5. Remember inflation! The increase in the Consumer Price Index must be taken into account in your retirement planning. For example, a litre of milk will cost much more in 15 years. Most financial planning tools take that into account. SimulR assumes a 2,5% increase.

If planning your retirement befuddles or intimidates you, specialists are there to help. You see a doctor if you feel sick, so why not see a financial planner for the cure to your financial worries?

In a 2010 report, the Canadian Task Force on Financial Literacy defined financial literacy as "having the knowledge, skills and confidence to make responsible financial decisions." Over the past ten years, Question Retraite, a non-profit organization whose purpose is to promote financial security in retirement, has carried out a number of surveys that paint a dark picture of Quebeckers' financial literacy. Let's take a look at the situation using the various aspects of the definition.


Quebeckers think they are well versed, but...

Knowledge is the cornerstone of financial literacy. And yet, it is difficult to incite individuals to acquire knowledge on financial planning for retirement. This is especially true in the case of young people for whom retirement still seems a distant dream. The challenge is even greater given that a major portion of the population consider themselves sufficiently informed about the topic. However, the following numbers belie that belief:

  • 14% of unretired individuals aged 25 or older are unable to name even a single potential source of retirement income. The source named most often, registered retirement savings plans (RRSPs), was mentioned by a mere 55% of respondents.
  • 45% of workers aged 25 to 44 have no idea how much they need to save to maintain their lifestyle in retirement.
  • only 34% of workers aged 40 or older are aware of the approximate annual income they could receive in retirement.

Quebeckers say they lack financial skills

Although Quebeckers think they know enough about financial planning for retirement, many do not feel they have the required skills. Only 44% of workers aged 25 or older believe that they could plan for retirement on their own. Less than half of those surveyed said that they had asked for advice.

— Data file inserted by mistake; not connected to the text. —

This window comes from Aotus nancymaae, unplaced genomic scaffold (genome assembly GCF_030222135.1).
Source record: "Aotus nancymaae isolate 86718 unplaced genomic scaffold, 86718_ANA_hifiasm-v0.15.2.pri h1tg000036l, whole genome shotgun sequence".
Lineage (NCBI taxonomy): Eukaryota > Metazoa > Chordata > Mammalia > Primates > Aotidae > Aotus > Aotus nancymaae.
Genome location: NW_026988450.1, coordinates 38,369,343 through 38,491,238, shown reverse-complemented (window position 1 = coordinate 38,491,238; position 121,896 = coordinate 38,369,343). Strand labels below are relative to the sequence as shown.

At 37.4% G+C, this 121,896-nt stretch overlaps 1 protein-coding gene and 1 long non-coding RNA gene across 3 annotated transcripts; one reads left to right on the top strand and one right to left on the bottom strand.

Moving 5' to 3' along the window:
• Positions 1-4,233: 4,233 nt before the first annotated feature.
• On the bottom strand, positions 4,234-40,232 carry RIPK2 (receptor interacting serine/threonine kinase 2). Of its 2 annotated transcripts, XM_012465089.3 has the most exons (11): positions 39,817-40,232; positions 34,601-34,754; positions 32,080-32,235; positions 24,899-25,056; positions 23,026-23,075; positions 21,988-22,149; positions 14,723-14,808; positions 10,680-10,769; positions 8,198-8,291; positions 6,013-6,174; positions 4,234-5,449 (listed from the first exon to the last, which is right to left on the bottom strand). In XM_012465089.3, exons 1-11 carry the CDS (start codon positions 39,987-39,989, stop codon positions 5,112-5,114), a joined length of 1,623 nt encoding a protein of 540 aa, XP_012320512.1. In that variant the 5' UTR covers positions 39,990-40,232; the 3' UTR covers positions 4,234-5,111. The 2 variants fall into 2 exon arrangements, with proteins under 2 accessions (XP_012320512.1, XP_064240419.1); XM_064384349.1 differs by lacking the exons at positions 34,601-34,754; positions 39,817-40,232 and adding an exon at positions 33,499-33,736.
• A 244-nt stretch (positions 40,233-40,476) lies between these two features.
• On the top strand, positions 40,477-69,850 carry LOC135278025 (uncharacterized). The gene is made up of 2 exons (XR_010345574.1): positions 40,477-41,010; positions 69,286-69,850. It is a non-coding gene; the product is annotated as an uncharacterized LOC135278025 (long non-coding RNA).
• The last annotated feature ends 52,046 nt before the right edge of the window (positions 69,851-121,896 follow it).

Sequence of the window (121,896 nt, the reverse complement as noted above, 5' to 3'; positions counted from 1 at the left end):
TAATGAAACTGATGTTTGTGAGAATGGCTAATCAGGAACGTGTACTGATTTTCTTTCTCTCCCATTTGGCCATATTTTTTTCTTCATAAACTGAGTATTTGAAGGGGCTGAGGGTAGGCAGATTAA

Moreover, Quebeckers aged 25 or over are prepared to hand over responsibility for their financial security in retirement, as only half those surveyed consider themselves to be mainly responsible for it. According to 39%, the responsibility falls to the government and 11% were of the opinion that the burden was on the employer.


Parents are an important source of information

Knowledge and skill generally help build the third aspect of the definition of financial literacy: self-confidence. The surveys carried out, however, revealed another factor can have a major influence. The future financial behaviour of children is primarily influenced by their parents. Although specialists, advisors, the media and other sources of information do in fact guide people to make sound choices and decisions, children will follow their parents' lead when it comes to taking concrete steps toward financial planning. Despite this, parents remain hesitant to discuss finances with their children. One-fifth of workers aged 25 to 64 stated that their parents often discussed money issues or personal finances in their presence. However, for 21% of those polled, such conversations only occurred occasionally.

The situation does seem to be changing for the better: 43% of those in the 55 to 64 year age bracket stated that their parents never discussed the subject in their presence. That proportion dropped to 19% amongst 25 to 34 year olds.


Being a know-it-all can be risky

A significant number of Quebeckers are not conscious of the risks involved with certain behaviours and seem to be little informed of the legislation designed to protect the population.

More than 40% of workers aged 25 to 64 feel that making their own investments involves a slight to moderate degree of risk. Some people are capable of making investments unaided, of course. However, the beliefs concerning knowledge and skills noted above cast doubt on those capabilities.

If presented with guaranteed extraordinary investment yields, more than half of those polled would ask for more information on the offer and 1% would jump at the chance lest it disappear. While 1% may seem minor, as a percentage of nearly 4 million workers, it amounts to a potential 40 000 people being scammed.


Raising awareness about financial planning for retirement is warranted

It is still not easy to convince people to adopt a preventative approach when it comes to financial planning for retirement. The percentage of people with no retirement income objective has been stagnating at roughly 70% for the last 10 years. Less than 40% of workers aged 25 to 64 put savings first and spend the rest, whereas 58% do the opposite. Despite this, Quebeckers are optimistic and confident about their retirement.

Educational messages still have their place in Québec. The trick is getting Quebeckers to listen to them.